It’s Only “Natural:” Avoiding the Risk of Consumer Lawsuits Over Food Labels
Americans are increasingly sensitive to the ingredients that go into the food that we eat. Recently, Congress passed a law requiring manufacturers to label or place QR codes on products containing or made from genetically modified organisms ("GMOs"). Now, consumer advocates have turned their attention to food products bearing the word "natural," raising legal risks for all food manufacturers who label products with that term.
Unlike many terms pertaining to food, such as "light/lite," "low calorie," "fat free," and "reduced sodium," the Food and Drug Administration (the "FDA") does not officially define the term "natural." Instead, the FDA has a longstanding, but nonbinding policy regarding the use of "natural" in human food labeling. Specifically, the FDA considers "natural" to mean "that nothing artificial or synthetic (including all color additives regardless of source) has been included in, or has been added to, a food that would not normally be expected to be in that food."
The FDA's unofficial definition of "natural" has left both industry groups and consumers hungry for clarification. The public appetite for an ampler definition of "natural" is so hearty that the FDA held a comment period for more than a year to determine how the public would like to see the term defined. The FDA received over 7,600 comments from consumers, food producers, and industry groups. Currently, the FDA is processing those comments and will decide, based in part on that analysis, as to whether it will write a rule defining "natural."
Unsurprisingly, the ambiguity and strong feelings surrounding the use of "natural" on food labels has led to very serious legal consequences for food producers. Notably, a federal appellate court in California allowed a lawsuit to proceed against Dole Packaged Foods for Dole's use of labels reading "All Natural Fruit." A consumer sued Dole over its "All Natural Fruit" label, claiming that it was misleading because Dole includes manufactured chemicals – namely, citric and ascorbic acid – with its packaged fruit. After the federal District Court granted summary judgment in the case for Dole, the Ninth Circuit Court of Appeals found it plausible that the "All Natural Fruit" label could mislead consumers, and reversed the District Court, allowing the suit to go to trial. The case is currently pending in federal District Court.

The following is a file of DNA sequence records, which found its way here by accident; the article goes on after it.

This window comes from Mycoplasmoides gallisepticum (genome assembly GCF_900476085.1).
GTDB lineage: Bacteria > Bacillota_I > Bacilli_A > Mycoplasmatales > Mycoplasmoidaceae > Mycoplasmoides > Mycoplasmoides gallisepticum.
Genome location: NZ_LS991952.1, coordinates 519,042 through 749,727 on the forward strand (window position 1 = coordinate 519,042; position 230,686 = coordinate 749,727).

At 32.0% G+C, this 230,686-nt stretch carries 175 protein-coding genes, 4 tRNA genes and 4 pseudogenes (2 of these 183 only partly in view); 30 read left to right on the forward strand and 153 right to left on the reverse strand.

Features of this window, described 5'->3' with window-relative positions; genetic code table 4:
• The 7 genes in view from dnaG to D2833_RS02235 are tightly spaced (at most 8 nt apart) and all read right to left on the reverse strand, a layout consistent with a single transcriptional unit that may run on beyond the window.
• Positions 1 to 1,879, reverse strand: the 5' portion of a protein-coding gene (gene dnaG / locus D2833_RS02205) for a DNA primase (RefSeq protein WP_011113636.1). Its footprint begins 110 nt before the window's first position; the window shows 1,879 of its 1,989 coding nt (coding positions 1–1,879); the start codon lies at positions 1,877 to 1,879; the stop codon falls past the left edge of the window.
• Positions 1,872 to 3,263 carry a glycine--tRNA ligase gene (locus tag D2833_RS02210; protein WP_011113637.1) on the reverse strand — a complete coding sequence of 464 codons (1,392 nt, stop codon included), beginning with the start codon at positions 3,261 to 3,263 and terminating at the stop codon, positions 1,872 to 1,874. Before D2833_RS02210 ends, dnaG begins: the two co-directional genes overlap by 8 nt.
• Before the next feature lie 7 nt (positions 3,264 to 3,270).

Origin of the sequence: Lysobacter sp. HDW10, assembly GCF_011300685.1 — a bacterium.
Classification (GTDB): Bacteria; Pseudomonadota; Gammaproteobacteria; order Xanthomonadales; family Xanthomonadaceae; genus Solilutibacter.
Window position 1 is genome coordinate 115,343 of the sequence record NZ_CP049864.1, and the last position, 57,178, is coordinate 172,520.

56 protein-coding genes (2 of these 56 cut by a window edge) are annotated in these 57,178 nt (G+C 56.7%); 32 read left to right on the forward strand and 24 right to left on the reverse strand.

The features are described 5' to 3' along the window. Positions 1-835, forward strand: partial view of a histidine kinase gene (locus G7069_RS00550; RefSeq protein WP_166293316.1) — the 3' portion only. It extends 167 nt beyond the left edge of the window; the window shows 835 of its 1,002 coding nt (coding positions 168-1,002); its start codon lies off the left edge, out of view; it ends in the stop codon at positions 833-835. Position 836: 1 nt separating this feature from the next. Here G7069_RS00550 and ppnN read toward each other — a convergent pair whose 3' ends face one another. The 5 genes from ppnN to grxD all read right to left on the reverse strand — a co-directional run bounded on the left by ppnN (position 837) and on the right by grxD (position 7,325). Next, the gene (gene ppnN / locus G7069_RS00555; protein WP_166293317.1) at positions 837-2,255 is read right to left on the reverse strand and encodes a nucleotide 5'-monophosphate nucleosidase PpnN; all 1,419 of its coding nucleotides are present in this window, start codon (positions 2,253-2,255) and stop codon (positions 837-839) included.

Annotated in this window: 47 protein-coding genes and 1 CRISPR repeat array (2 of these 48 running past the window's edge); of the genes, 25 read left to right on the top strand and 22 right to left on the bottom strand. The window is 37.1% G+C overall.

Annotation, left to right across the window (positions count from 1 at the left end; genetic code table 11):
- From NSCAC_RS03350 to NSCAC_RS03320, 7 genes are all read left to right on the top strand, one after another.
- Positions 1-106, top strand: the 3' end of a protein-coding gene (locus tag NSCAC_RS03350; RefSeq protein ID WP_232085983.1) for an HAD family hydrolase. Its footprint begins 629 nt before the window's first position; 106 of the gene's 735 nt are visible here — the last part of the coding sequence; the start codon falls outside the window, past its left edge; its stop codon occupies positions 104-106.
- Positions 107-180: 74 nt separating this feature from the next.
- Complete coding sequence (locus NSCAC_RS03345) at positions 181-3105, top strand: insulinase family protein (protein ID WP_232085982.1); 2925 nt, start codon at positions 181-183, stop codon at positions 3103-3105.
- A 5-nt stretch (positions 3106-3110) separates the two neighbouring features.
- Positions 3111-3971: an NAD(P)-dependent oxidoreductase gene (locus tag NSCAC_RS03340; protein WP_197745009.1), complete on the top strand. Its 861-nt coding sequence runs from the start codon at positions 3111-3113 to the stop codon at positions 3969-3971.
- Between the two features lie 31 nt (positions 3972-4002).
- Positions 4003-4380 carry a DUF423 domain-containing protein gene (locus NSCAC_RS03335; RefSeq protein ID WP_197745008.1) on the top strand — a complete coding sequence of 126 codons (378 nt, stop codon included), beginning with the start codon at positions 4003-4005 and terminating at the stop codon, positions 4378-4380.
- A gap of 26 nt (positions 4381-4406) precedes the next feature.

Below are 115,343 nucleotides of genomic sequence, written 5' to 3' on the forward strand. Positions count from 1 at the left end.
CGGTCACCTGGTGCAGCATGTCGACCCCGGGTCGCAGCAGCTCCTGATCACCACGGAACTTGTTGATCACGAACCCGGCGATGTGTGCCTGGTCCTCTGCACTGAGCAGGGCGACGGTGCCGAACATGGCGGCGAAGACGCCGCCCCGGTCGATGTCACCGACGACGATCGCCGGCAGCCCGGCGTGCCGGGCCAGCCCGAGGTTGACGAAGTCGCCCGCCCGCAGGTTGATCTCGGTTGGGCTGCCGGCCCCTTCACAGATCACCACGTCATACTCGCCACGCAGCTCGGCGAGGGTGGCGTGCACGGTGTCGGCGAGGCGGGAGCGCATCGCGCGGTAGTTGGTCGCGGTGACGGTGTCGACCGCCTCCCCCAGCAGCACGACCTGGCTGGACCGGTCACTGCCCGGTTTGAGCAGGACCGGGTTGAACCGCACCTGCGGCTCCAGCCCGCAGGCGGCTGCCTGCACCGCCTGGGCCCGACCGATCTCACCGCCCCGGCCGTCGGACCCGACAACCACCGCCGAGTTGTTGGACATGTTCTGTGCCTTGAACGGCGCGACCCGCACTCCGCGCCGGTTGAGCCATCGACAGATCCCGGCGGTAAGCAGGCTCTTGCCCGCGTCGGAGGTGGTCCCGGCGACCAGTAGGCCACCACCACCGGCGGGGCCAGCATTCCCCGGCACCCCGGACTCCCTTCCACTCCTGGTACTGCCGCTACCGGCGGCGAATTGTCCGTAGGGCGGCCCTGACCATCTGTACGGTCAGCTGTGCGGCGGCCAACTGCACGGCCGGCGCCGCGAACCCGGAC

Even the few cases ruling in favor of food producers that use "natural" on their labels have shaky legal justifications. Recently, a federal judge in Illinois threw out a case against Quaker Oats in which the plaintiff claimed that Quaker's "100% Natural" label misled consumers. The consumers argued that because Quaker's oats contain traces of a synthetic herbicide called glycophosphate, they are not "100% Natural." The judge did not address the question of whether "100% Natural" misled consumers, but rather ruled that because the federal government has the exclusive power to regulate herbicide use, the state consumer protection law could not abridge that power. Legal experts generally agree that this reasoning misapplies the law. They expect that the Seventh Circuit, which will hear an appeal by the plaintiffs, will overturn the District Court's dismissal.
All food producers and other businesses that use the word "natural" on their labels should assess their risk under state and federal consumer protection statutes. Verrill Dana's attorneys can provide thoughtful advice on food labeling that helps clients avoid costly litigation over label terms like "natural." For more information regarding legal issues associated with product labeling, please see our post on "Grey Areas for Green Labels" on Verrill Dana's environmental blog, Law of the Land (and Air and Water).